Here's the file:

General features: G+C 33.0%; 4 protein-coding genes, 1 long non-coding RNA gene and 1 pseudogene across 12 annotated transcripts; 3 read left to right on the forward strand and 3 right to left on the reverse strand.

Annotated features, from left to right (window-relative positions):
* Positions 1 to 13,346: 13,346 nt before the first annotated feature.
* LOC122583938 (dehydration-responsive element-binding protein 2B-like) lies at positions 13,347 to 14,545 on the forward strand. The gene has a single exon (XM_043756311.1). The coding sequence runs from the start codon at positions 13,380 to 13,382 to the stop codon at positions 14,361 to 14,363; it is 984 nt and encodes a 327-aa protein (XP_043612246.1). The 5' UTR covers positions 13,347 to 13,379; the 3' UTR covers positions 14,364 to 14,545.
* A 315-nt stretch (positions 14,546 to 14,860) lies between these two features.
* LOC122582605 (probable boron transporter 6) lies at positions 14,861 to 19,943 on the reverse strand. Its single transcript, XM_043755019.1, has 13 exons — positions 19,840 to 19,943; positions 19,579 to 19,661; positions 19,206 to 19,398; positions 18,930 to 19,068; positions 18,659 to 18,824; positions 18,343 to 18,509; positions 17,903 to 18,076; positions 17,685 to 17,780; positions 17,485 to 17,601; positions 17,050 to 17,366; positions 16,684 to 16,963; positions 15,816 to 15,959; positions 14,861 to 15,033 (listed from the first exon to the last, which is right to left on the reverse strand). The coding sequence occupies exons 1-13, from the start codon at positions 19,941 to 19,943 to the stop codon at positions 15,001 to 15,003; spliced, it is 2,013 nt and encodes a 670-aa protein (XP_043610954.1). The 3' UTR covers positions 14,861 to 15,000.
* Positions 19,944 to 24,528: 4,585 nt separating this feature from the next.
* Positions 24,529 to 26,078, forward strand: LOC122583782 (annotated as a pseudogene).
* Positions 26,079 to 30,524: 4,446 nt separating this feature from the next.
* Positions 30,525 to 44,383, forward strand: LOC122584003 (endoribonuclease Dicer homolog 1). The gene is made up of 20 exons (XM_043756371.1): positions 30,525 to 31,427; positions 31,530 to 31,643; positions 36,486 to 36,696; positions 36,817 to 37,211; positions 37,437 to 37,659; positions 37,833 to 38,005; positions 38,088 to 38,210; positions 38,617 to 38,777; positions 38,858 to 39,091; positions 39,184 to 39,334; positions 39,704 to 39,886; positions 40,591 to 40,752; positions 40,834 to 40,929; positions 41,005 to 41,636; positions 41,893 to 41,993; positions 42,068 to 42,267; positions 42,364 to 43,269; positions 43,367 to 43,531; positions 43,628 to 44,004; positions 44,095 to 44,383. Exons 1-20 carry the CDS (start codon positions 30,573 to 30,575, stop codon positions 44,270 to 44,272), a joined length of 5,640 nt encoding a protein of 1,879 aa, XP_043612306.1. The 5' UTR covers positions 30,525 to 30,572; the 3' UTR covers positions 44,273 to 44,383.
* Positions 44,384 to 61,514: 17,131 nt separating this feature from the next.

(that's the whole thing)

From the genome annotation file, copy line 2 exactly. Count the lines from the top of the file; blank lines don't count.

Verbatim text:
Annotated features, from left to right (window-relative positions):